Expensive to start with
Sometimes the problem isn't anything to do with smart technology. Take a smart dryer as an example, they cost upwards of 1000%, depending on the brand. Of course, this price tag isn't really because the machine is smart. Dryers are just expensive, to begin with, and the smart functionality is a nice to have addon. Another example of this is Samsung's smart refrigerator, which costs well over 1000$ but is usually that expensive anyways.
The reason we're mentioning this is that appliances will become smarter over time, but replacing them with any product on the market is a big expense. Everyone knows that these machines cost a lot, they always have even from a time when they included elementary control systems. The difference is that replacing a regular appliance just to get the smart functionality is going to make things greatly expensive but is necessary to create a fully complete smart home. We aren't saying you need these to have a smart home, just that they are nice to have but prove an expensive upgrade.
Who doesn't love robots? Undeniably, there is always a connection between smart home and robots, especially when people are talking about home automation. The problem with robots is that they are not yet at the point of being cheap enough to buy as a convenience. Most smart home gear is relatively cheap when you consider the benefits they can bring to your life via automations or even just remote control. Robots still have a way to go in that aspect as there are plenty of products that have robotic functions, but their high cost isn't always justified.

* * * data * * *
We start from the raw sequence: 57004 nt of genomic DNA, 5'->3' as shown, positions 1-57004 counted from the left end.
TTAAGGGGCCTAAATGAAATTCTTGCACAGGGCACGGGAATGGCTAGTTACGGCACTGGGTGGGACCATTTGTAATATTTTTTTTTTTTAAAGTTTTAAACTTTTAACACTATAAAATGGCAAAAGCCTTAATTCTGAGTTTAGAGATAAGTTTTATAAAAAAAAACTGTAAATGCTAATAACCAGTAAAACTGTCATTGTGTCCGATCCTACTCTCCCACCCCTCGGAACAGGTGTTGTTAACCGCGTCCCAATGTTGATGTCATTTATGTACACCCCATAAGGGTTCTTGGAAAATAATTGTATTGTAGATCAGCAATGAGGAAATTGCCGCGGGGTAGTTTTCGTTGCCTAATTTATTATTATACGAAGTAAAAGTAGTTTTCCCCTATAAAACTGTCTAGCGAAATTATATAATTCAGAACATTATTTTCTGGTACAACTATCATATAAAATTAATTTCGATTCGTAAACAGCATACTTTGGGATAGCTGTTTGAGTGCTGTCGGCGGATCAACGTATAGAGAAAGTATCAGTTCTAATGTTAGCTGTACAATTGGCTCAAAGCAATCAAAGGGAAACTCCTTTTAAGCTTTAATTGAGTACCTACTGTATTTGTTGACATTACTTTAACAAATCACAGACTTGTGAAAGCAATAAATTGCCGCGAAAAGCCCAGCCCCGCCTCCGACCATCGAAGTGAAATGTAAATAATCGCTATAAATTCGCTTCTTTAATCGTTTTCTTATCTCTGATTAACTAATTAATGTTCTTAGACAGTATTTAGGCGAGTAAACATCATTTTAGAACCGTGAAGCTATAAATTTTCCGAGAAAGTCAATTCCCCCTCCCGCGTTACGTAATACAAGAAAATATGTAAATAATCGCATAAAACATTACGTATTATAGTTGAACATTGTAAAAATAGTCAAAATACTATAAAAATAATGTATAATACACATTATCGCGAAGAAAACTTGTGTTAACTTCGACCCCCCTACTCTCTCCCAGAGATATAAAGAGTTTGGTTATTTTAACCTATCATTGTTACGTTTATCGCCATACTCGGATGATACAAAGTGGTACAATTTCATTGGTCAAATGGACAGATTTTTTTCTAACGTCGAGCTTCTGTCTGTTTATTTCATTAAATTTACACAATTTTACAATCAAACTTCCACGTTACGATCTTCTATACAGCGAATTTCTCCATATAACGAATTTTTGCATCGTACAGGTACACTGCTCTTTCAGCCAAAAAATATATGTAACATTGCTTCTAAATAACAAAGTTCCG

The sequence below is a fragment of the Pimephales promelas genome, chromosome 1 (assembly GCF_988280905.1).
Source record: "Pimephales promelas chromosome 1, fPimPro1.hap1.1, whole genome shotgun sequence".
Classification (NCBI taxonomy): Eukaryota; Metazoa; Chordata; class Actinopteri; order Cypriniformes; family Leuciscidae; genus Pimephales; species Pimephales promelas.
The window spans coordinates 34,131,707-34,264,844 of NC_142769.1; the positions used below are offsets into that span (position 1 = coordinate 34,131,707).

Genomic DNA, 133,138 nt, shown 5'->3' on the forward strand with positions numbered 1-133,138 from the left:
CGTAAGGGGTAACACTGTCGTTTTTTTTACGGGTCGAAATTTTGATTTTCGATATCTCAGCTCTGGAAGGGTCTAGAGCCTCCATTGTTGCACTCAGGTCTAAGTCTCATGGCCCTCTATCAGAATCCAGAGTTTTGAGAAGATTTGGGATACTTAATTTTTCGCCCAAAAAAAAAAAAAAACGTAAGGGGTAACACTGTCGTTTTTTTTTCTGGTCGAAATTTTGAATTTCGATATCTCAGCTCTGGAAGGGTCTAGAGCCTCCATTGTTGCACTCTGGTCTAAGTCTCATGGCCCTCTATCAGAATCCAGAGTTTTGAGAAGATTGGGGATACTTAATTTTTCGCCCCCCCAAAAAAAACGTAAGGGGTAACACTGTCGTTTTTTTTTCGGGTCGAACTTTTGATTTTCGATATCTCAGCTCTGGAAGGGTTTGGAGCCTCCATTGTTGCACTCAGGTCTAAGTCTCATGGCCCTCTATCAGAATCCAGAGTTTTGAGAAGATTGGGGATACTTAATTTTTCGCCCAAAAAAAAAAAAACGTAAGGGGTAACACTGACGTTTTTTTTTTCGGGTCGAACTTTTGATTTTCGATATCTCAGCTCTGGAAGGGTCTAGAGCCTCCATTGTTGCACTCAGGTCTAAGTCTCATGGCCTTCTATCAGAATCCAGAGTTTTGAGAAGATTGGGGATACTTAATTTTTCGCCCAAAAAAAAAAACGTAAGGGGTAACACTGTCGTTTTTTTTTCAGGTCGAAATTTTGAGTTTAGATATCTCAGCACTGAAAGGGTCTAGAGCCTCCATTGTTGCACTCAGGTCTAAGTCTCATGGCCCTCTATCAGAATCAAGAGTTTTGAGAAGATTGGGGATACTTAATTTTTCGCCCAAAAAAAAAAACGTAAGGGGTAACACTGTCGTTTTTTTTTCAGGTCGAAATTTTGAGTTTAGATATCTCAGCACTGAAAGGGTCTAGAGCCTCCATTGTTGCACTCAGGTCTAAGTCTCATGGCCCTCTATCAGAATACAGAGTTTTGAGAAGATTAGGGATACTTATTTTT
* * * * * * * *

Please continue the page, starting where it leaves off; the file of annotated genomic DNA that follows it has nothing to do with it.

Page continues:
If we consider robot vacuum cleaners which have arguably been one of the most commonly known household robots, their price has only recently begun to fall into a range that an average person might consider. Many of them still cost well over 500$, which might not be a lot for what you are getting, but most people will just find it a lot of money to shell out on one single purchase. A fully automated will undoubtedly include some really cool robots, but today they are a huge contributor to the idea that home automation is expensive.
The age of a home can have a huge impact on how much you can expect to spend on making it smart. Obviously, the best time to configure a house with smart devices is while it is being built. Despite that, modern houses will usually still have an easy enough time retrofitting old equipment with new ones. Older homes, however, can cause the cost to skyrocket. Many things that are a requirement today were simply not thought of in the past. Modern control systems such as smart light switches did not really exist when many of these homes were built, resulting in them not having features we expect today.
Keeping with the light switch, in the past, there was no requirement for a neutral wire to be present in a light switch. That was because, at the time, there was no need to power anything inside the switch so we may as well save on wires and work. Nowadays, it is a legal requirement in most places, so many device manufacturers focus on building products for these houses. As a result, most of the cheaper products are not an option if you don't have a neutral wire, leaving only more expensive ones that do not require one.
Alternatively, you can also pay to have a neutral wire fitted, though that is likely to cost a lot more than the no-neutral products. If you are in this situation, be sure to check my guide on no-neutral wire for light switches here. The same issue exists for thermostats, smart ones will usually need a C-wire, which won't be present in many older homes. As we can see, the age of your home can have a big impact on the type of smart devices you will need to buy. Being forced to buy more expensive products is a good way to make home automation really costly.
Overall, there are a lot of contributing factors to the price of decking out your home with smart gear. At the end of the day, though, if you enjoy automating things and having the peace of mind that comes with controlling your entire home remotely, the cost will ultimately be worth it. Remember that it is always possible to build up your smart home in smaller pieces by purchasing key parts or going room by room over a longer period of time.